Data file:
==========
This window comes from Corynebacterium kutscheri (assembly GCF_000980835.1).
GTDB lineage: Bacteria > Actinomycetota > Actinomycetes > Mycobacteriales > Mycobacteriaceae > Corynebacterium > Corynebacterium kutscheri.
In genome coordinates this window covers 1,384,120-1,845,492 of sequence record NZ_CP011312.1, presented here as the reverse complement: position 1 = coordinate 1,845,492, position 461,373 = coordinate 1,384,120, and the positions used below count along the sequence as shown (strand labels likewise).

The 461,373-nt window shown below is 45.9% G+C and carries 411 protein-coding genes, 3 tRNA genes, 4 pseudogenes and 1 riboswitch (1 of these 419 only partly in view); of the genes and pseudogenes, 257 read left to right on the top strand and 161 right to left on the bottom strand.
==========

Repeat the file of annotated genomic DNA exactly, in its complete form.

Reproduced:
This window comes from Corynebacterium kutscheri (assembly GCF_000980835.1).
GTDB lineage: Bacteria > Actinomycetota > Actinomycetes > Mycobacteriales > Mycobacteriaceae > Corynebacterium > Corynebacterium kutscheri.
In genome coordinates this window covers 1,384,120-1,845,492 of sequence record NZ_CP011312.1, presented here as the reverse complement: position 1 = coordinate 1,845,492, position 461,373 = coordinate 1,384,120, and the positions used below count along the sequence as shown (strand labels likewise).

The 461,373-nt window shown below is 45.9% G+C and carries 411 protein-coding genes, 3 tRNA genes, 4 pseudogenes and 1 riboswitch (1 of these 419 only partly in view); of the genes and pseudogenes, 257 read left to right on the top strand and 161 right to left on the bottom strand.